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Chelsea Baldwin


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Written by Chelsea Baldwin

84 thoughts on “How to Start a Coaching Business and Look Like a Pro from the Get-Go”

  1. Hey Chelsea,
    Coaching is yet to become a serious part of my business. I have coached a few of my readers into monetizing their blogs and seeing results but I never thought to actually setup a coaching business.

    Technically, I can effortlessly setup any sales page and payment button. I’m now thinking on working on coaching to fully milk its benefits. I find your proposed call timeline very useful. I also will be looking at Calendly as this seems a handy tool.

    Thanks for helping with a new business encouragement

    • Hi Enstine – I think that’s the beautiful part of it being fairly effortless to set up… you can set it up and offer it, but it doesn’t necessarily have to be the central focus of your business model. But once you have some coaching calls, you start to understand SO MUCH MORE about your audience, and therefore can run a better blog too. Plus, you get to make some money.

  2. Hey Chelsea!

    This is very helpful information for anyone looking to get started in the coaching business!

    I’ve recently launched my blogging coaching service. I’m still putting things on the backend together – so these tips come in very handy to me right not. 🙂

    I didn’t know about Calendly. It looks like a great tool for booking sessions and keeping everything organized with your clients. I’m definitely using this tool.

    Thank you so much for sharing these helpful tips for better coaching!

    Best regards! 😀

  3. I was about to start an online coaching thing and planning to fo with Facebook ads to reach my audience and obtain leads. Suggest which one is better.

    • Hey Gaurab, I’m not sure what you’re choosing between here… Facebook ads and something else?

      For me, Facebook ads weren’t worth the investment. But I know that’s just my experience. If you already have some subscribers who read and follow your blog, they’re your best target audience, and you don’t have to pay anything additional to send the offer out to them.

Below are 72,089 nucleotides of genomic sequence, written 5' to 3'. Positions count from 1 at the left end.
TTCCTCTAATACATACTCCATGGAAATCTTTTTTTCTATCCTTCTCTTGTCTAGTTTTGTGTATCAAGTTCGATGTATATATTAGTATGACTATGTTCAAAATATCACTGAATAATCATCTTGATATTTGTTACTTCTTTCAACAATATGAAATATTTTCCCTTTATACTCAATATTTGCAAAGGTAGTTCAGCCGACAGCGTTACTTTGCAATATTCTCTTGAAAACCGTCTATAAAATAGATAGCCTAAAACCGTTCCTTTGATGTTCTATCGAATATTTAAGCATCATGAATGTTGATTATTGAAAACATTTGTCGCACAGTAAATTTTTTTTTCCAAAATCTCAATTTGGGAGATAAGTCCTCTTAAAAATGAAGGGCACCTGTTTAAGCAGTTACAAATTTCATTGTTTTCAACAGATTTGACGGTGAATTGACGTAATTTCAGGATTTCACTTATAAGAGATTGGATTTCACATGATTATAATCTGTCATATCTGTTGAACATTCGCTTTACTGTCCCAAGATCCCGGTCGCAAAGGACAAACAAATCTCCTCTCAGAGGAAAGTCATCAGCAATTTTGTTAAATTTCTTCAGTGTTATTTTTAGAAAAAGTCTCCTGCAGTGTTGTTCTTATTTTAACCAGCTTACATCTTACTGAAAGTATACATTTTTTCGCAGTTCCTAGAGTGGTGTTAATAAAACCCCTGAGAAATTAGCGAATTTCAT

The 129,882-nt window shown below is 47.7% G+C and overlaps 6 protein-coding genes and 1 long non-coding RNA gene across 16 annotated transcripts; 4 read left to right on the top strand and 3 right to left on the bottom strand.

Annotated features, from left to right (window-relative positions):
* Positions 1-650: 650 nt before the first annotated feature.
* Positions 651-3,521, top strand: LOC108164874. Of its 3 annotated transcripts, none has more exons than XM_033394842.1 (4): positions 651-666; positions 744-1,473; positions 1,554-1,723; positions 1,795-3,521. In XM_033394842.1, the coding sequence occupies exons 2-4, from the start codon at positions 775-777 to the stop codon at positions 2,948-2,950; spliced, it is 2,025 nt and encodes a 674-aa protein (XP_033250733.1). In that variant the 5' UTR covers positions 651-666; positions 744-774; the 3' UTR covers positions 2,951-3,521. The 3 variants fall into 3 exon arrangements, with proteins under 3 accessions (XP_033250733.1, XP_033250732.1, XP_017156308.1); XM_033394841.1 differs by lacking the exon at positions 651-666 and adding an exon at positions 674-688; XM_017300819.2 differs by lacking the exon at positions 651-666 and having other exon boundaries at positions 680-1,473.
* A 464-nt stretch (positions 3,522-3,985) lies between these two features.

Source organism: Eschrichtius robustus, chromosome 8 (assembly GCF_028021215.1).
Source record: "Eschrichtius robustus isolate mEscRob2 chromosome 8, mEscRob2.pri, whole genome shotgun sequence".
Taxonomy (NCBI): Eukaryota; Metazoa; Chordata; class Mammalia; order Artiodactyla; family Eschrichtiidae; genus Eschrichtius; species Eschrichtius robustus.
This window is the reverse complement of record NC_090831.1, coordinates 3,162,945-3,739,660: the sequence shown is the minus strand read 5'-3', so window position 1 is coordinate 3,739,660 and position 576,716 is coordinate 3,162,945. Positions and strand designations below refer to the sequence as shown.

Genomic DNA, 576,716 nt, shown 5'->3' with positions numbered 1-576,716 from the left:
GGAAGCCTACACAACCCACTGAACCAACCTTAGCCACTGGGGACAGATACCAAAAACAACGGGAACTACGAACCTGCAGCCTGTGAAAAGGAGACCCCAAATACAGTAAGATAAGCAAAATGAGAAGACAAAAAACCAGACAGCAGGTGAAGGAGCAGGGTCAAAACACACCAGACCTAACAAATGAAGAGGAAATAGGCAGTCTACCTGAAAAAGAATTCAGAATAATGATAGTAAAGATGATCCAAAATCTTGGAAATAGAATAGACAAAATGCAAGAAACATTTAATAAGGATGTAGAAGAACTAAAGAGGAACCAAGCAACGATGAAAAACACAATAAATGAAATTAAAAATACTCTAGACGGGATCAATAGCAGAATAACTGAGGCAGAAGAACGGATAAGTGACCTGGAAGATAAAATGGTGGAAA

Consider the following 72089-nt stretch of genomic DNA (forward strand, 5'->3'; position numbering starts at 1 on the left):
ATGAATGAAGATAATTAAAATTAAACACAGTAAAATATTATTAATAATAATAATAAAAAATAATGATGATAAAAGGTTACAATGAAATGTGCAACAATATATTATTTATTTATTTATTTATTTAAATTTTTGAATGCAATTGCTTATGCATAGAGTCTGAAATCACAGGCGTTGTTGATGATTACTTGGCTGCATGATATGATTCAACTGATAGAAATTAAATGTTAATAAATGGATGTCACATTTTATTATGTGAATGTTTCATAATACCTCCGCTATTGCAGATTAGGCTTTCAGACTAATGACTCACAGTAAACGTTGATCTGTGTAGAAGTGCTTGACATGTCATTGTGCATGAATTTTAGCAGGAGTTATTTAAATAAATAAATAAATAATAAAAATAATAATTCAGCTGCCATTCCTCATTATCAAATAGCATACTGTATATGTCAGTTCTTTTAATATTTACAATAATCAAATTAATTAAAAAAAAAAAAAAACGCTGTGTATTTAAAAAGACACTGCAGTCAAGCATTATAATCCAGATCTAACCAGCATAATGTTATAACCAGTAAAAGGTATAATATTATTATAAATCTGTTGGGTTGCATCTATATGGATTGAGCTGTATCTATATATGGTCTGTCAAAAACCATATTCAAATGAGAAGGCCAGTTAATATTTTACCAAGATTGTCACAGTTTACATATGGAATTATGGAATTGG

4. Happy Friday good peeps,

    I’m glad to see a new post about Coaching. I just wanted to check in real quick with the beautiful SmartBlogger community before I double back and share valuable feedback on this Coaching blog post. Coaching is a lucrative side hustle business by the way. 🙂

    • Great post.

      But before you start a coaching business online, it’s a smart strategy to build right kind of audience who know about you and your expertise. After all, people don’t want to get coached by random people on the internet.

      If you are considering to monetize your website with coaching it’s important for you to build an authority site and become a go to guy in the industry so that you can attract a lot of people and hydrogen students who are interested in your coaching services.

      Here is where building an email list helps you a lot to turn normal website sisters into email subscribers so you can add more value with your content which can later monetize with your coaching services.

      I have also seen so many people who are offering coaching services to make money from their website are offering free coaching before they introduce their premium coaching services. I think it works like a charm especially when you are just starting out so it’ll give you a better idea about how to handle your students and how to charge them for your coaching services.

      It’s also essential for you to do competitor analysis for those sites which are already monetizing their websites with blog coaching services. Get in touch with them and find out how much charges they are collecting from the students and what they are giving in return as blog coaching services.

      Thanks so much for sharing this and keep posting such an amazing content.

      • Yes,

        Building an e-mail list is hard when you know 0% diddly squat about building one from scratch. It takes years through organic email list subscriber collection and fishing for leads from LinkedIn, YouTube, Twitter, Pinterest, and Facebook. It’s a true test of patience to see what you’re made of and if you really want to do this as a full time side hustle business.

  5. This article was perfectly timed for me. I have been struggling with trying to find my niche that would let me use what I am good at and that I would also actually enjoy doing day in and day out. And coaching people in that skill seems just the way to go. I think, however, that I need 60- to 90-minute sessions to do it justice (I can help them make a decision about something that has them stymied and feeling like there is no way out of the dilemma). Do I offer a single session that I say can last between 60 and 90 minutes and the cost is the same regardless? What do you think?

    Second Question: should I set up a unique FB page for this venture? And perhaps a unique website (since the name of my current website might not be too appealing to some who would otherwise like to use my services)?

    • Sheri,

      Do what works best for you. If you feel you have the most energy to work in the morning and that’s when you’re at your energetic peak, let your clientele know that such and such time is when I do best coaching because this time works best for me. Working online and side hustles is all about flexibility with people willing to work around “your terms.”

      • I do not know if you are responding to my comment because I said nothing about mornings at all. My question was totally different.

    • Hi Sheri,
      If it’s okay, I’ll share what’s worked for me. My private clients get 3 phone sessions a month with me. When we get started (or during the enrollment call), I tell them that the sessions are 60 minutes, but that I often give them an hour and 15 minutes if I don’t have another call afterward. They appreciate the extra love, and when I do have a call, respect that our time is limited to 60 minutes.